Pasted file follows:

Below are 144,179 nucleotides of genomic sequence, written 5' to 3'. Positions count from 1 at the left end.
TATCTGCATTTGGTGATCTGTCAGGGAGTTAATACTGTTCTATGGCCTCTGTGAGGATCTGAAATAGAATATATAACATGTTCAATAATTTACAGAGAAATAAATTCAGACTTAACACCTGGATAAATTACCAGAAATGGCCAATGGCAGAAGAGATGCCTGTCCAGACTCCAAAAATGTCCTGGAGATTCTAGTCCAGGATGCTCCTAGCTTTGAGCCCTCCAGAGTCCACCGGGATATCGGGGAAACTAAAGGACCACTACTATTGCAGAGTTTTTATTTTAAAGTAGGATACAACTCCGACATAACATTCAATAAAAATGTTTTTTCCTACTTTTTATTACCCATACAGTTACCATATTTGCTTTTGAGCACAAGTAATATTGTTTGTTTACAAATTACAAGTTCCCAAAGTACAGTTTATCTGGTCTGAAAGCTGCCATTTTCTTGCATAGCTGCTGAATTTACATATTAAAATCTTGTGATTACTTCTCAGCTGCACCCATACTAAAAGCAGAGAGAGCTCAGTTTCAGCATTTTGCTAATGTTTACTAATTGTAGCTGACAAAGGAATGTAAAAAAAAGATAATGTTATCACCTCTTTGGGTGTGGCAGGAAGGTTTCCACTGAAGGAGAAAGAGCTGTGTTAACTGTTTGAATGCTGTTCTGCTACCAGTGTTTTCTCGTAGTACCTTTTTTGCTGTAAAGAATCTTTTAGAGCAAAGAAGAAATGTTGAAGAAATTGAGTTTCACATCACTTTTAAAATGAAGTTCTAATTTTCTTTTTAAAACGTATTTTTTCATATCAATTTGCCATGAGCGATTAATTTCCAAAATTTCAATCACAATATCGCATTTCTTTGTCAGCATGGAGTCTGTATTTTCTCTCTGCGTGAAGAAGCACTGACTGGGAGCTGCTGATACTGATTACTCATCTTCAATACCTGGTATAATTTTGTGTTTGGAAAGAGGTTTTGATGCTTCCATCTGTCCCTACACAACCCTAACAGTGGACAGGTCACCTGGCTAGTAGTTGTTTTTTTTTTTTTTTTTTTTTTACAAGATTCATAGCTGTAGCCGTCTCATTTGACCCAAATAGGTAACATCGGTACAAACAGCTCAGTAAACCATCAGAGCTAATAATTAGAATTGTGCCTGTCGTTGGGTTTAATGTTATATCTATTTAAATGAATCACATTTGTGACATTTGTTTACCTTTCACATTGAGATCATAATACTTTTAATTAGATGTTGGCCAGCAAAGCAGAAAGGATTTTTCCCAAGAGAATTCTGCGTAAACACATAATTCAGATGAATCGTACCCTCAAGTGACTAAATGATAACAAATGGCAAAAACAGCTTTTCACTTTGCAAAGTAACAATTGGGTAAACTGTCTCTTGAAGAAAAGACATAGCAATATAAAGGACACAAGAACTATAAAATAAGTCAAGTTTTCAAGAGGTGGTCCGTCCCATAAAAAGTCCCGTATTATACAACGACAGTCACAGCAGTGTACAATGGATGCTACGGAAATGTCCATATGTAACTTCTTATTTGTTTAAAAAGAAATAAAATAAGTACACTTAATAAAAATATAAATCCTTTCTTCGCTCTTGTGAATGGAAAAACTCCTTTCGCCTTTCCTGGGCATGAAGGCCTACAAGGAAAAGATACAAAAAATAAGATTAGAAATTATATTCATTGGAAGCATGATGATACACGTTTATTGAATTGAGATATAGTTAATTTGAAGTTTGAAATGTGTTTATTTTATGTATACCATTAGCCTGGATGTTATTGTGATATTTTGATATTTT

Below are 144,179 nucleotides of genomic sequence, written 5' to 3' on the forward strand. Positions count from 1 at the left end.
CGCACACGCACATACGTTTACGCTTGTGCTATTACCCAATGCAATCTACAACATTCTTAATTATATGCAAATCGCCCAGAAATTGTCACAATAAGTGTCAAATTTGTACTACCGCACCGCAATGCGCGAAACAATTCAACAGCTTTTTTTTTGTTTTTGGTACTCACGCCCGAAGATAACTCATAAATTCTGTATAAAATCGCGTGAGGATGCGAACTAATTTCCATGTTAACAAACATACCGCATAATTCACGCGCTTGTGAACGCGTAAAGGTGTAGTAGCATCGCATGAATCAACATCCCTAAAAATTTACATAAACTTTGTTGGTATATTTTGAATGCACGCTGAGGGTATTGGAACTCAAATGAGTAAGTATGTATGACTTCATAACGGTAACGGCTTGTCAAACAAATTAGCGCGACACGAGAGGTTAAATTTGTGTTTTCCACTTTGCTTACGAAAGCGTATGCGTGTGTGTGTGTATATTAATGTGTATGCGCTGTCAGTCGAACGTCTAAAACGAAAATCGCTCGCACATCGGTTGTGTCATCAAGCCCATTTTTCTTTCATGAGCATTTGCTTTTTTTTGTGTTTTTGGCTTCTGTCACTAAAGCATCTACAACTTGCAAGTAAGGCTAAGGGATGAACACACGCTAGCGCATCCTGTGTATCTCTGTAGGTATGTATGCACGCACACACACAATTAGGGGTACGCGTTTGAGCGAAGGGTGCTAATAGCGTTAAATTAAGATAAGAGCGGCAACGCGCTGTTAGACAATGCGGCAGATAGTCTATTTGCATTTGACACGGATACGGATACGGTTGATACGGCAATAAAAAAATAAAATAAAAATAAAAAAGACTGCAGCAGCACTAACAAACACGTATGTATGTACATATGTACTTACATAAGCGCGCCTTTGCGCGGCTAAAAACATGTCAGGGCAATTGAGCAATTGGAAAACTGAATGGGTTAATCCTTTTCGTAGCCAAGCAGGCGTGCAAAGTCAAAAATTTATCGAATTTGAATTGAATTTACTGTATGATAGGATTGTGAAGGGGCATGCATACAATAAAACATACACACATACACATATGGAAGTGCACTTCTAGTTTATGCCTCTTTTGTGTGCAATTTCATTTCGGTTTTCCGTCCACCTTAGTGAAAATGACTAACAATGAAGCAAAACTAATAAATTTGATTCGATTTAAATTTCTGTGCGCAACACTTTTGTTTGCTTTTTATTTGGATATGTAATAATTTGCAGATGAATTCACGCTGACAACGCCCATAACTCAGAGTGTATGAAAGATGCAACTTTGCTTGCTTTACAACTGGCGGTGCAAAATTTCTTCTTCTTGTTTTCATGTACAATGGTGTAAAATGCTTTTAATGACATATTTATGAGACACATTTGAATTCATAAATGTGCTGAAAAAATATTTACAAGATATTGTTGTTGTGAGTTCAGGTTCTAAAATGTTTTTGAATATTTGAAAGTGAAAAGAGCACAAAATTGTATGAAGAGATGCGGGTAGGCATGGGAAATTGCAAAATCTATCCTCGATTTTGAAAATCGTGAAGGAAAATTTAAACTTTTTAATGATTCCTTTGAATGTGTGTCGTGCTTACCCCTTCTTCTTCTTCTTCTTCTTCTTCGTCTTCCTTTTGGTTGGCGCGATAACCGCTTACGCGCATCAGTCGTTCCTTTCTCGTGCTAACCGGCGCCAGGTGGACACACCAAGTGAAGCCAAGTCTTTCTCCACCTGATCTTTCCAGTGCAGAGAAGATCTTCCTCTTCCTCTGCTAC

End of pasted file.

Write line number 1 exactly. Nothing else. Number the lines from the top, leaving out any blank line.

Below are 144,179 nucleotides of genomic sequence, written 5' to 3'. Positions count from 1 at the left end.